Seyda's Story

Seyda tells how a living kidney donor transformed her life.

Seyda Oates, 24, contracted bacterial meningitis in October 2019, which resulted in her legs being amputated below the knee and the loss of her fingertips.

The severity of the infection affected multiple organs, including Seyda’s kidneys, and she ended up on haemodialysis for six hours a day in intensive care in the Queen Elizabeth University Hospital in Glasgow.  

Over the next five months as Seyda started to heal, her dialysis sessions were cut to four days a week.  When she was discharged from hospital in March 2020 at start of the COVID-19 pandemic, her dialysis had gone down to two days a week, but her kidney function continued to decline over the course of the year.

Seyda was put on the transplant waiting list at the end of 2020 by which point she was dialyising for four and a half hours, three times a week in hospital.

Seyda said: “People always ask me what was harder - losing half of my body or having to go through dialysis. I’m not joking when I say losing my legs was nothing compared to living with kidney disease. 

“The only thing I can’t do with prosthetics is run, jump or walk too far. It sucks but I’ve learned to accept it.  I would do anything to prevent having kidney disease because it was so hard. I was suffering on dialysis and I watched a lot of other people struggle too. There was a really limited will to live because it’s not living, it’s just maintaining and surviving until something better comes along.  I’d come through a lot but still didn’t have a life.

“From cramping, to sickness to extreme fatigue, each session became harder and harder. The nurses at the dialysis unit are the best people I’ve ever met. I owe them everything. They did so much to care for me and keep my spirits high through the most difficult times.”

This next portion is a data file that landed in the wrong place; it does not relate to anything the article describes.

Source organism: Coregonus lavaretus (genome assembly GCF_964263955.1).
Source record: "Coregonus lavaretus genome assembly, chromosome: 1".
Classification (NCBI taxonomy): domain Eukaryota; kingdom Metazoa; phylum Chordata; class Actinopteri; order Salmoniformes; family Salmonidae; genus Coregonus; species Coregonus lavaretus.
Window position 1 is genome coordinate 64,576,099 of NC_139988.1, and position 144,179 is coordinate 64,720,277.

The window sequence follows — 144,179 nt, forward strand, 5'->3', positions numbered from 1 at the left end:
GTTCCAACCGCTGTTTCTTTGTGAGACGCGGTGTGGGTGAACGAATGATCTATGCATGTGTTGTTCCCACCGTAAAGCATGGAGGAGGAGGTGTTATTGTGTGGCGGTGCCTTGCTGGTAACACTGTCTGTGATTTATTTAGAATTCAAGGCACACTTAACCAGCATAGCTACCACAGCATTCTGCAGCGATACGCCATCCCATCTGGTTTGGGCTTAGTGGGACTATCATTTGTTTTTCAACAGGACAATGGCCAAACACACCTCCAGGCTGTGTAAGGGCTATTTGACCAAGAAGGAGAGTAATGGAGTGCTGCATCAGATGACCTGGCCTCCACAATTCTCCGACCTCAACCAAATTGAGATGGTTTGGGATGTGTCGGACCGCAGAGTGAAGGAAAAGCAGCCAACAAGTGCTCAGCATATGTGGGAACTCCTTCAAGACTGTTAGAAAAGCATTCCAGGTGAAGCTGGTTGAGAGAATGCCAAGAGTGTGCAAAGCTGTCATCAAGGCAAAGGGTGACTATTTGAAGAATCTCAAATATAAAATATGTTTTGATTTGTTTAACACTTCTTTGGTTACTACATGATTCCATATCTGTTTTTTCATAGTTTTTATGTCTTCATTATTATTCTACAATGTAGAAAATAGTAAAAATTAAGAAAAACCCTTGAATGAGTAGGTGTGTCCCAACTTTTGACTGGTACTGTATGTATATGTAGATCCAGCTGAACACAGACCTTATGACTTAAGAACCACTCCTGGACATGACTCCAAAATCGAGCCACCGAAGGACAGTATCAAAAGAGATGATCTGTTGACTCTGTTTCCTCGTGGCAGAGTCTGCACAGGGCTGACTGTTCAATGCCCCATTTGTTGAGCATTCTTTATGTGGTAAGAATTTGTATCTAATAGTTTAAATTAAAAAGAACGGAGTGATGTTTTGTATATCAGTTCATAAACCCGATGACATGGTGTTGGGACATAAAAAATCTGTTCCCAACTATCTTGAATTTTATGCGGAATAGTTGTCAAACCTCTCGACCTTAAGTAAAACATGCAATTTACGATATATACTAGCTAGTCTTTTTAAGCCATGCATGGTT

When Seyda’s mum Oya Oates saw how dialysis was affecting her daughter, she raised getting tested as a possible kidney donor.

Seyda said:

“When my mum spoke about donating her kidney to me. I refused and refused initially. I guess I was scared and it was a lot to process given what we’d been through. My mum hadn’t left my side since I got ill and I figured I was on the deceased donor list and that one day I’d get that chance.

“But by the middle of 2021 I couldn’t do it anymore. I really didn’t want her to donate but I was out of options and the thought of the wait for a kidney was really hard to take. I just saw the time stretching ahead of me and knew I wasn’t going to be able to do it.”

Oya was unable to donate to Seyda due to not being a match, so she entered the UK Living Kidney Sharing Scheme, so she could donate to someone who was a match in order for Seyda to receive.

An altruistic donor ‘match’ enabled Seyda’s transplant to go ahead in July 2022, with Oya donating to the person she anonymously matched with a month later, due to some complications with the recipient’s health.

Seyda said: “I couldn’t sleep the night before my surgery.  I was waiting a long time for any sort of good news, so the fact that I got to this stage was hugely emotional. My mum came before the surgery and sat with me, as we waited for my gift to arrive. 

“The surgery went great and they were really happy with the kidney. It took literally a day and a half to see the difference in me. My mum was shocked by my complexion. I went from being pale sick, with dark under eyes, to having rosy cheeks and colour in my face. I just felt so much stronger.

Seyda added: From my mums’ perspective she was just focused on helping me. She is living with one kidney, for me. I know most parents would do anything to stop their kids suffering, but I’ll never stop being grateful. 

“I don’t know who donated their kidney to me, but I matched this angel. The early signs are good, I have a good kidney which will hopefully last me for the rest of my life. It’s just awesome, and I hope on some level they know what they’ve done for me.”

Seyda recently graduated and is back working full-time.  She said:

“When I came round from my surgery, I couldn’t sleep because I had so much energy and that’s not changed five months on. Maybe it’s because I have three years of life to catch up on. And I can’t wait for that to start.”






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